Don’t attend or participate. Contribute!

Today I went through my grading pages and everywhere changed the word “participation” to “contribution”.

At the half-way point and again at the end of the semester, I ask students to do a self-assessment. Both together are worth 20% of the class grade, and it’s here where I “grade” their discussion forum posts. In these self-assessments, some students admit that they’ve done little to help others, or haven’t posted much in the forum. A few critique my class, saying they shouldn’t have to participate in a forum, they don’t like posting, they don’t think what their colleagues post is helpful, blah blah blah.

Of course, my forums are no longer “discussion” or “reflection”. It isn’t enough anymore to just “participate” — students must add content to the collection, and their own interpretation of a portion of that content in the form of a historical thesis. The expectation that they help each other has been there, but it’s not explicit unless you reference the grading pages.

Studies have shown that this generation of students will need to be able to create things and work in groups, including in an online environment. They need experience at teamwork. But even without this sociological stuff, there’s the old adage that you get out of an experience what you put into it. What they put into my class can’t just be their own private work shared with me. That would be fine if I were a tutor at Oxford, but I’m at a community college with 200 students starting each semester. We must help each other, whether it’s trendy or not. We must create our own norms, feed each others’ minds.

I know some professors who mark a student absent if s/he’s sleeping in class. Aside from the arguments about sleeping in class (sometimes students need to, and I don’t wake them up or take offense), the idea is that if they aren’t awake they can’t listen. Listening isn’t enough.

So, students! What are you bringing to class that will make class better, a more vibrant learning environment? Being a good audience? As a professor, I have tired of planning moving and engaging scenes and acting them out, hoping for a good response. Who am I, Shakespeare? This is education, not a Restoration comedy. Coming to class prepared to watch by reading the play ahead of time is good, but in what way are you taking part?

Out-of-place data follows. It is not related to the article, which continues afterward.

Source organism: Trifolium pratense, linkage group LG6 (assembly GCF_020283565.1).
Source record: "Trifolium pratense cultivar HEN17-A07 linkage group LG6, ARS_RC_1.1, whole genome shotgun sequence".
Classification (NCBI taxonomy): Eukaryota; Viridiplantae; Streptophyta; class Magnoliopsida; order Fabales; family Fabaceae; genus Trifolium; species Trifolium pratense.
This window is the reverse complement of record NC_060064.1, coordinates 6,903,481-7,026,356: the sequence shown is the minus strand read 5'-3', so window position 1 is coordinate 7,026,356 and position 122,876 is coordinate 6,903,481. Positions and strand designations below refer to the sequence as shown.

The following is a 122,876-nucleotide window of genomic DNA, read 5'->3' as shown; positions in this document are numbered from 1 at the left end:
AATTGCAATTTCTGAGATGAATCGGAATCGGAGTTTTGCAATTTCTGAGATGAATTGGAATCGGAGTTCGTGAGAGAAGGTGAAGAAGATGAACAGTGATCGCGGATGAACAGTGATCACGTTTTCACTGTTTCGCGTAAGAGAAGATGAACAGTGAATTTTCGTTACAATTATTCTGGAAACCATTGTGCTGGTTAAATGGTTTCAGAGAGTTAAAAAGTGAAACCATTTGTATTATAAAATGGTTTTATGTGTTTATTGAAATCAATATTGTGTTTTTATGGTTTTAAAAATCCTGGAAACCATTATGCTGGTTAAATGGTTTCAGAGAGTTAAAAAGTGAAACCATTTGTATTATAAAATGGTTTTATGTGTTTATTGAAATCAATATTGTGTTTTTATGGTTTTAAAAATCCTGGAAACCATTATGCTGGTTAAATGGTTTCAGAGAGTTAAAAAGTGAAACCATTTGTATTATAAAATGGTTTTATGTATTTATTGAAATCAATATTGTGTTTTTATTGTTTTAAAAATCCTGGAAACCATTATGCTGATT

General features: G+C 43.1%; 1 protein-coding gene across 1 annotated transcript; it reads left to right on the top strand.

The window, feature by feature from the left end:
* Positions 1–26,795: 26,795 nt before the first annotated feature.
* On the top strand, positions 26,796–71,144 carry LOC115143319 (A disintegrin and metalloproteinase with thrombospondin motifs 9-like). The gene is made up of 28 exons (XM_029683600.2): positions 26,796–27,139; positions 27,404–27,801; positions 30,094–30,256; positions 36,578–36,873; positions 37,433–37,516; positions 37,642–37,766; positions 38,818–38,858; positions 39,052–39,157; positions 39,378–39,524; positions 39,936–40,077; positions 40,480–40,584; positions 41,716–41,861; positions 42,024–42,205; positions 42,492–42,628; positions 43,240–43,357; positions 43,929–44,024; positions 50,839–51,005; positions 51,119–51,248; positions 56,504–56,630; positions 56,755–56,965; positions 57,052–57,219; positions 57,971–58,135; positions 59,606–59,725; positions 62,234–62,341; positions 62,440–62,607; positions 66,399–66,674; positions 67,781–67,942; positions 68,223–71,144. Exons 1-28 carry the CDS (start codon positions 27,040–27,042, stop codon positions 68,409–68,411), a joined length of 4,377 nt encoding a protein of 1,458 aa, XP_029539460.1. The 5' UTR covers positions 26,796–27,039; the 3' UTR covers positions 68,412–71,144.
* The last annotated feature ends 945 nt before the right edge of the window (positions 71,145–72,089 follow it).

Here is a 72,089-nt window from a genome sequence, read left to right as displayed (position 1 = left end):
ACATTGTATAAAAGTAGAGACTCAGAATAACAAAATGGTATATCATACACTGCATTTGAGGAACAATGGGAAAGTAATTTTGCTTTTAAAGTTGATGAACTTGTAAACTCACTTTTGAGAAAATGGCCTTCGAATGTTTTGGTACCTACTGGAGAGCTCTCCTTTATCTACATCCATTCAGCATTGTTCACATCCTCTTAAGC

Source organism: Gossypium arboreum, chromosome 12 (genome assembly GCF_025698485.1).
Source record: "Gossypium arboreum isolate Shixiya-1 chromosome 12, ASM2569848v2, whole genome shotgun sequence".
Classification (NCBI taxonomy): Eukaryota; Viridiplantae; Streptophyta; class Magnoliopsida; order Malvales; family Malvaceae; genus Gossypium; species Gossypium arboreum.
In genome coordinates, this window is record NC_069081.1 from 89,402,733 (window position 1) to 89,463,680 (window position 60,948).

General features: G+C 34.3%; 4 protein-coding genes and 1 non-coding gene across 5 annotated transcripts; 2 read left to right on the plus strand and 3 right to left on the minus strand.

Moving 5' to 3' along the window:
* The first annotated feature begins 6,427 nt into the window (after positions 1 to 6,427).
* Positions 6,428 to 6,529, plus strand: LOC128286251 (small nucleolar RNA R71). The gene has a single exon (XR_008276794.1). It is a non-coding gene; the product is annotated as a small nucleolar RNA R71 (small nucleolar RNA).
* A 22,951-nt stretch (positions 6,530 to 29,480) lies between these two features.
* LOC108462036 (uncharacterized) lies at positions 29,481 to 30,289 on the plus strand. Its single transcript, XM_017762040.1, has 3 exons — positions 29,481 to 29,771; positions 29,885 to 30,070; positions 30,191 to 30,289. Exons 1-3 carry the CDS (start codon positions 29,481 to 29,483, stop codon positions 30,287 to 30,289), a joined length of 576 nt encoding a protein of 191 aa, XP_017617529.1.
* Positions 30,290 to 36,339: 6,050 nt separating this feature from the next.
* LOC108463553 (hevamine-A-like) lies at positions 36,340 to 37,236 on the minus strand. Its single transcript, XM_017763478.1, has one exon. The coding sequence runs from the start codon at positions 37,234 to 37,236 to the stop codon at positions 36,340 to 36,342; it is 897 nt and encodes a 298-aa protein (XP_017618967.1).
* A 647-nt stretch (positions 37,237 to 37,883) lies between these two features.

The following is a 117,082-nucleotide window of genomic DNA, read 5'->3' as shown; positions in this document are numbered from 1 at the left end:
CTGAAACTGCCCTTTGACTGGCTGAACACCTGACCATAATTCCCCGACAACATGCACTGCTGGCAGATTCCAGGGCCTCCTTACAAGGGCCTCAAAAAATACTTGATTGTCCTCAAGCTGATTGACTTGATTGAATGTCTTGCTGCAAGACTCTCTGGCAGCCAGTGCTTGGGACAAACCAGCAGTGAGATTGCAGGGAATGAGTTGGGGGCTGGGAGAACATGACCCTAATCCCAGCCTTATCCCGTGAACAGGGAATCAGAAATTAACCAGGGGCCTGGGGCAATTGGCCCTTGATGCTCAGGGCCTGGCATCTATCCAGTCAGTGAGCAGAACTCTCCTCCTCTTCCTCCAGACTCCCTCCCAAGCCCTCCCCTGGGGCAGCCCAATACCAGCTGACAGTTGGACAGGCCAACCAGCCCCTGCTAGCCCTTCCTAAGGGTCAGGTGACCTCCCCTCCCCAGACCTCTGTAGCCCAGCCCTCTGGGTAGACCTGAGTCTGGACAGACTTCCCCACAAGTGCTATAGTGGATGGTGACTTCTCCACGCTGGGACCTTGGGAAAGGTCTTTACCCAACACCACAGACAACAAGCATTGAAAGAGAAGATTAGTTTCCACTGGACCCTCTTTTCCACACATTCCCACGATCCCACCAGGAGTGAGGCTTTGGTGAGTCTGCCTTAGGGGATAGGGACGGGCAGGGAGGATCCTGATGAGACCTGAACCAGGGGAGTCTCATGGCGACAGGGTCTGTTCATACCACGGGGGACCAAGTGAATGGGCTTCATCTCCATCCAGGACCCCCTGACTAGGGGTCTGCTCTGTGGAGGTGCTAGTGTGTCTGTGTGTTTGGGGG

The “Participation Assessment” is now a “Contribution Assessment”. The grading rubric now says “Contribution to the Class” as the column heading instead of “Participation”. A small change in language, yes, but I hope it will emphasize that I expect my students to contribute to the class rather than merely attend or simply participate.

3 comments to Don’t attend or participate. Contribute!

  • I’m curious how you set up the self-assessment. Is it simply an open-ended assignment or do you guide their assessment with questions? This is the kind of thing I’d like to introduce more into my classes, but I’m still pondering the best way to do it.

  • My instructions say (with links to the pertinent items):

    To do this assessment, you will need to review:
    1. Your record. Go to your Profile to view your Activity Reports and Forum Posts.
    2. The rubric at the Grading policies page.
    Go ahead and click “Attempt quiz now” to see instructions — there is no limit on the number of times you can come back into the Assessment.

    Then the assessment for the first half says (as a single essay question):

    After carefully examining the grading rubric, your logs, and forum posts, consider at what level and in what ways you have fulfilled participation requirements for the first half of the class. Please briefly explain:

    1. how many points (out of 10) you think you should have for this half of the class, and
    2. why.


    And for the last one:

    After carefully examining the grading rubric, your logs, and forum posts for the second half of the semester, consider in what ways have you improved or reduced your participation from the half-way point. Please briefly explain:

    1. how may points you received on the first Participation Assessment,
    2. how many you think you should have for this half, and
    3. why.


    • What kinds of improvement do you typically see between student’s self-assessment for the first half and their final self-assessment? Of course, there are always going to be students who reject the very idea, but I’m curious how you see this improving students’ self-awareness of their own work.